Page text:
The morning he called on her was full of promises, perfect in every way. It was the kind of morning poets consumed hungrily and romantics doted on; beautiful, crisp, and exuberant. He was wearing his Sunday best. She, the cream one-piece with the embroidered flowers at the waist, the ones his fingertips once loved to flirt with; to trace the curves of the petals as he drew her close and melted in the golden fragrance of her hair.
They were sitting on a park bench under the hovering embrace of an ancient oak, eyes forward, feet tucked neatly together, taking in the peaceful din of noise surrounding them. Staggered sounds of laughter and amusement floated over from the nearby elementary school, playing hide-and-go-seek with the steady, low purring of the city streets hidden behind rows of well-kept trees. A trio of bikers rang merrily past on the path ahead, momentarily drowning the soft, metronomic footfalls of a lone jogger. Above their heads, a ballroom of birds, chirping the tune to their intricately simple waltz.
He was faintly aware of the butterflies in his stomach. And of her left hand, with its thin fingers and neatly shaped fingernails, less than an inch away from his own on the worn wooden surface of the seat. He swallowed drily, made an attempt to lift his fingers over hers, and found them glued to the painted bark.
Her red converses lightly scuffed the newly-green turf beneath their feet, teasingly, as if they knew what he wanted and was urging him on.
Another swallow. It was now or never.
Reaching desperately for his voice, he spoke.
“I have something to tell you. I-”.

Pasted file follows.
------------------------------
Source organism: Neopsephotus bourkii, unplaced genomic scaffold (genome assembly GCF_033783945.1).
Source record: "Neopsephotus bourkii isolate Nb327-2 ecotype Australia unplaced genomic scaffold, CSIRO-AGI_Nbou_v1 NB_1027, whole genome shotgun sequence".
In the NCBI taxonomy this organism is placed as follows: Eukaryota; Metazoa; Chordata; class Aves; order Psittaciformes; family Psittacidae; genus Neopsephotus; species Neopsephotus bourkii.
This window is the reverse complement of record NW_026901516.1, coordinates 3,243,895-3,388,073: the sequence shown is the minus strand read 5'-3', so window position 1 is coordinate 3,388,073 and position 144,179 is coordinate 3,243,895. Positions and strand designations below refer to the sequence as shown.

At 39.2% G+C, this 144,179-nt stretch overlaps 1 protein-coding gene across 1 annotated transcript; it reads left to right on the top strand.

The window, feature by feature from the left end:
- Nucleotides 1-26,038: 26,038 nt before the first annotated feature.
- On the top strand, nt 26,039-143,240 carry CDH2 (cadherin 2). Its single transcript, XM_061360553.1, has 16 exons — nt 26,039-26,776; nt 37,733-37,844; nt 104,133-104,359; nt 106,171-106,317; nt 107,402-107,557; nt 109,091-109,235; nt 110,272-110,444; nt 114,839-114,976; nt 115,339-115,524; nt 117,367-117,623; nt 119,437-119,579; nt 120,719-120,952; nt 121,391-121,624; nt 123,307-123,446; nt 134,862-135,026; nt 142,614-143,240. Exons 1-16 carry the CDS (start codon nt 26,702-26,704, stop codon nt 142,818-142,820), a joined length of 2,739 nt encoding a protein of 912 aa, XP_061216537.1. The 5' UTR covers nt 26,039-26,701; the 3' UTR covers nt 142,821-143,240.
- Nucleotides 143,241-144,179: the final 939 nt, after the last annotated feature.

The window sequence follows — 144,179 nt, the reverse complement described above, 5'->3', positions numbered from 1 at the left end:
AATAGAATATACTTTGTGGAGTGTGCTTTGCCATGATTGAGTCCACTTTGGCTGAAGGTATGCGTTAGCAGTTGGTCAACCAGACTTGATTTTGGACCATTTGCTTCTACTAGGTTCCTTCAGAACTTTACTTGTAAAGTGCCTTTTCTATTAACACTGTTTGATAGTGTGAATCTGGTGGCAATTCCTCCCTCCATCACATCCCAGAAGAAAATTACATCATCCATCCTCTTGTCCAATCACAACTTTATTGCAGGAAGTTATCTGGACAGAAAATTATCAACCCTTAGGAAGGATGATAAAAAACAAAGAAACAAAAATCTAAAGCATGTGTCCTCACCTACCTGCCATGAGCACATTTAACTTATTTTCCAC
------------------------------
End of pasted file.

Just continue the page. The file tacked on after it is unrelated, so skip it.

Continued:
She shushed him gently with a light shake of her head.
“Listen,” she implored. Her whole body tensed slightly, eyes pointed upward as she searched for the invisible fragments of sound, as if, if she only tried hard enough, she’ll be able to see the colourful notes floating through the air.
The children were playing double-dutch now, the swish-swash of the cheap plastic ropes keeping time to the speeding lub-dub of his heart. He didn’t need to look at her to know that she was smiling in the cool shade of the oak; this was the fancy of their childhood, too.
Grasping at his courage, which was fast fading into the air around them, he tried again. “I’ve wanted to say this for a long time, but I…”.
“I know.” She shifted slightly in her seat. “I know.”
The butterflies in his stomach took flight with a powerful swoosh, up through his esophagus, and tickled the back of his throat. He let them out with a soft “aah”
So she knew. Of course she knew. She only waited for him to tell her because she knew he would want to be the one to say it. She knew that, too.
“How long have you known?”
He felt better, calmer somehow, as if her knowing justified his feelings, granted him leave to speak them.
The dam burst, spilling the words he had locked in. “We can go, fly, far away from here. I can give you everything, everything you want.” He was gushing now, his words splashing on the asphalt around them. “We can have that cottage you’ve always dreamed of, with the whitewashed fences and flower gardens in the backyard. We can keep the cats you wanted. Please, Lydia. Let’s leave all of this. You’ll be so much happier with me than with hi-”
He stopped, distracted, not yet realizing what was wrong. She was standing now, her back towards him, the murky, turbulent pool of his words lapping at her ankles.
He licked his lips.
They were dry, cracking.
Slowly, she began to walk away from him and his puddle, towards the light. He watched, silently, defeatedly, as she stood with her sneakers toeing the solid boundary that marked the edge of the oak’s shadow on the grass.
The park was silent now. The children must have gone back to their books.
A silent sigh escaped from the ground beneath their feet. Up it flowed, lifting playfully at the hem of her skirt and ruffling the leaves overhead as it passed. Encouraged by this distraction, beams of light jostled each other for the opportunity to dance at her feet.
He held his breath as she stepped into their welcoming embrace.
She turned to face him, her of the light to him of the shadow. As she turned, something on her left hand caught the sunshine, sparkling brilliantly and momentarily reflecting a fragment of her own bright world into his darkness. He blinked and it was gone.
He watched her form as it receded, blended, and was swallowed up by the city landscape beyond the park.
word count: 790